Overloading username and openid_url
DHH, who is promisingly writing a Rails plugin for OpenID with Rick and others, has made a case for applications to store a user’s openid_url in place of their username, and present a unified login form which hides or reveals the different processing of openid & password logins, based on the presence of the http prefix.
When users start typing an OpenID identifier URL into the username field, the web app transparently turns it into an OpenID login action.
The common implementation today is to add an openid_url field alongside the existing user data, provide a login screen that offers regular and OpenID login, and often internally maps OpenID’s nickname (from the Simple Registration Extention) to the username/login.
What are some pros/cons to the proposed overloading approach?
- For users, the the login or signup screens aren’t complicated further with another visible alternative
- As a developer, you don’t have to use an additional field in the database
- As a developer, you don’t have to deal with potential uniqueness conflicts between one person’s OpenID nickname, and another person’s username (which may require an additional username/email form to be presented during account creation in the case of a conflict)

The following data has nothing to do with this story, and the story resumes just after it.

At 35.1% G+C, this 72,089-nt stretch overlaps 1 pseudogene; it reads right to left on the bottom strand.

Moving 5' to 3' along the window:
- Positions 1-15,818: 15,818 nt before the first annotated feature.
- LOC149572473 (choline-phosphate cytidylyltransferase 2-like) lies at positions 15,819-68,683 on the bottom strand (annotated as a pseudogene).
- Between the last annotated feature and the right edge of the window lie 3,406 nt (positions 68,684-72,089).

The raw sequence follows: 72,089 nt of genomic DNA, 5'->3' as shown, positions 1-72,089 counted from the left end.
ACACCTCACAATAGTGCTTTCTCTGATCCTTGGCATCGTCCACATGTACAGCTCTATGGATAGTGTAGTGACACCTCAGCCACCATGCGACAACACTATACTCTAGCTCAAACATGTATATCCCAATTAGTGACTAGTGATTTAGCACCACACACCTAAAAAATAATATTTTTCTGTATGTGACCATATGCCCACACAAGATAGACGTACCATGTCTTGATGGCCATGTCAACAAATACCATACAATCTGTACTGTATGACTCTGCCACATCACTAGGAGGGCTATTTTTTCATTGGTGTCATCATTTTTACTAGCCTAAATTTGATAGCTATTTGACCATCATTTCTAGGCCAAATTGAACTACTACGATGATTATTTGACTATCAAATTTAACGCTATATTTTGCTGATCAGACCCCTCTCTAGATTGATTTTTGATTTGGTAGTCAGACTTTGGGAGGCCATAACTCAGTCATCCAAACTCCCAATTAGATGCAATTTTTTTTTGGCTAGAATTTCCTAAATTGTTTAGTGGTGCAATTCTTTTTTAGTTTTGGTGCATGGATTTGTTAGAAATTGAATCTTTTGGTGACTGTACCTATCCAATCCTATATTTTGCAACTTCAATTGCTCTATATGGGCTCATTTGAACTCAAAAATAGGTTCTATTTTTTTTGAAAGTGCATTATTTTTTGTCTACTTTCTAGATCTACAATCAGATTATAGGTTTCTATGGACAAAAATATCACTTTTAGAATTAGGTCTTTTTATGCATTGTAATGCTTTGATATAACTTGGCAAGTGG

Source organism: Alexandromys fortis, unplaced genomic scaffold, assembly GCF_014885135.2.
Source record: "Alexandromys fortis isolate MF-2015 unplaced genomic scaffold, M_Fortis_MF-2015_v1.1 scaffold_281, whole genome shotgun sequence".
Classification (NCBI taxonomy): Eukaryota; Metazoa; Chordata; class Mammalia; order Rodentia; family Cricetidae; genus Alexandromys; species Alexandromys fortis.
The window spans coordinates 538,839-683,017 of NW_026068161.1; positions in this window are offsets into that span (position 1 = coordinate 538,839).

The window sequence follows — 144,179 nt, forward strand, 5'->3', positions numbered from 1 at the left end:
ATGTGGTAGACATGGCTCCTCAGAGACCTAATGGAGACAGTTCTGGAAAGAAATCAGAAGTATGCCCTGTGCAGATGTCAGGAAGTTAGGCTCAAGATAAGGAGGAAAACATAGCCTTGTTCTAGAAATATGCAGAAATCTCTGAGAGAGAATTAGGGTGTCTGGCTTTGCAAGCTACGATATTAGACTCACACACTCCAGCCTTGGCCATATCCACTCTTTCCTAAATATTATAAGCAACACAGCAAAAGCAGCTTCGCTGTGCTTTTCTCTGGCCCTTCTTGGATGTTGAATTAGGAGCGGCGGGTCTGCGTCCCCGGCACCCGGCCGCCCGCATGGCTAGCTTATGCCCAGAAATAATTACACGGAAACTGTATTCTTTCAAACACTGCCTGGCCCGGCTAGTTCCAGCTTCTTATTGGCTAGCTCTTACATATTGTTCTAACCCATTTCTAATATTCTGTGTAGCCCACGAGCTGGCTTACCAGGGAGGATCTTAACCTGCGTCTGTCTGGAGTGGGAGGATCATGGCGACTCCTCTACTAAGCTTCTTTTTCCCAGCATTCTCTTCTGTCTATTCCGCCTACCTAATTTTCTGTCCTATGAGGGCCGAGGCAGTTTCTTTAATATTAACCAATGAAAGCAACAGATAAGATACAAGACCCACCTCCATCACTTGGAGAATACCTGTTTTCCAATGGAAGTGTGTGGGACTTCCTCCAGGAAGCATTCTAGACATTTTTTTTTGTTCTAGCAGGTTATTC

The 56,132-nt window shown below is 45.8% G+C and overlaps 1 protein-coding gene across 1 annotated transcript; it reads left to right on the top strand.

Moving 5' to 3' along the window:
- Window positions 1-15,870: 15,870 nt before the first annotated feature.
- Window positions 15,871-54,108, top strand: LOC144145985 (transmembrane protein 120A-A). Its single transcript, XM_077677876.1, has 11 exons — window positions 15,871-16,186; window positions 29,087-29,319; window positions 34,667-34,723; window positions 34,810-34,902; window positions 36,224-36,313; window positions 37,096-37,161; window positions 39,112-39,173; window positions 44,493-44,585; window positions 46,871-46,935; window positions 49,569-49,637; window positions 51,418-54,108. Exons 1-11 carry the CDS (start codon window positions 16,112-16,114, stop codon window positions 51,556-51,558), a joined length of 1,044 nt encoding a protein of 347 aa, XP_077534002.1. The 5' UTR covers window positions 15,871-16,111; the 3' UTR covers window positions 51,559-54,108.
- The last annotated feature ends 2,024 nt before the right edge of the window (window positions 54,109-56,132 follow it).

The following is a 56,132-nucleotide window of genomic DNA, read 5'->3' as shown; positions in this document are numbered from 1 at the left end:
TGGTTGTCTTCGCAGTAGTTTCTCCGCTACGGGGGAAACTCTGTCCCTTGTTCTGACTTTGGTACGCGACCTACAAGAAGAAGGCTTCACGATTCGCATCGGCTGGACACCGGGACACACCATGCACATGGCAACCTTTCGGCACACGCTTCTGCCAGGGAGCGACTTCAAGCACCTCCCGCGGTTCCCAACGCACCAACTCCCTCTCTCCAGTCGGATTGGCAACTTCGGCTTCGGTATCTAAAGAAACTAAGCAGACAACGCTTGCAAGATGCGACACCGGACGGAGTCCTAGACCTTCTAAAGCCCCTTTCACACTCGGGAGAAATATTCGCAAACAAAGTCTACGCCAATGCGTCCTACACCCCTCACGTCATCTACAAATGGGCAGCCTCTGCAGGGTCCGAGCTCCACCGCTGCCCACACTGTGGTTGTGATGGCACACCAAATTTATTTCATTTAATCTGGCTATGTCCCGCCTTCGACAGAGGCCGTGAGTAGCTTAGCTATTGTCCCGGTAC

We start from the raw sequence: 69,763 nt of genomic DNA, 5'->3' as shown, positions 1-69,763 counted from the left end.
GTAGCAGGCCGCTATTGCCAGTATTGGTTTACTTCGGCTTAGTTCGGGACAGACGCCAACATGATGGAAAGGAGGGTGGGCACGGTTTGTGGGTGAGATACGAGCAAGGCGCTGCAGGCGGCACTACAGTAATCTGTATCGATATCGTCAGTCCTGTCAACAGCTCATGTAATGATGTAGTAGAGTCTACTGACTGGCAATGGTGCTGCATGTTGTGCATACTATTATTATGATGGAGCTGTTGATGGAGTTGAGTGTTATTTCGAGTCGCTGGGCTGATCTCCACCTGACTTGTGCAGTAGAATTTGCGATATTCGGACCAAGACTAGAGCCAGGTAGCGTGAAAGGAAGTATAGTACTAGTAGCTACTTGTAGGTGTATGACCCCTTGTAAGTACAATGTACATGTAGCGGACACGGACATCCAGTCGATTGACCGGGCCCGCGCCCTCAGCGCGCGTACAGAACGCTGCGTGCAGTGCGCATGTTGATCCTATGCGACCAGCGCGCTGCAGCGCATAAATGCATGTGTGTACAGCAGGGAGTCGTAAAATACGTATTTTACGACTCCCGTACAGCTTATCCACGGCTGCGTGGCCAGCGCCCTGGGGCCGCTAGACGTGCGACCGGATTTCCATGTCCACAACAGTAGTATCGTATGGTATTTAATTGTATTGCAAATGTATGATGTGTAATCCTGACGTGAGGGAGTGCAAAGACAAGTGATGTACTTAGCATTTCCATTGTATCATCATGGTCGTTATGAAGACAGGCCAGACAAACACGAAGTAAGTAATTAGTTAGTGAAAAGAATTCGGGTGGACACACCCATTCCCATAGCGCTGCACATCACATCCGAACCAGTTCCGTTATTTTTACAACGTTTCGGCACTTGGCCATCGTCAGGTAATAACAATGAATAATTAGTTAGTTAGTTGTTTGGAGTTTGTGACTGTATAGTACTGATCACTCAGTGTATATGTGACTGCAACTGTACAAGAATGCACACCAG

- According to Spec (s 3.2.1), the user shouldn’t be required to prefix their identifier with http (basically, a usability issue)
- The gentleman’s standard (also in the spec) of naming the form field “openid_url” to allow it to be auto-populated across sites is lost.
- Both OpenID users and traditional users may be confused by the overloaded form. If the OpenID logo is displayed, it doesn’t have a natural home which won’t confuse one party or the other
- The application no longer has a place to store a friendly name for the user. So views display a URL, which will typically be much longer than a username, and require some additional view logic to turn into a link
- OpenID accounts are at a privacy disadvantage vs. username/password accounts, because their visible username tracks directly back to them
- For the developer, the code for the two authentication methods (password, openid) becomes even more coupled
Wrong on anything? And other major pro/cons missed?
On the whole, what’s common with current implementations (separate openid form on the login page for the user, separate openid field in the database for the application) is both in line with the spec, and still the better compromise. As the core team’s Rails Plugin quickly evolves, expect details and directions to change.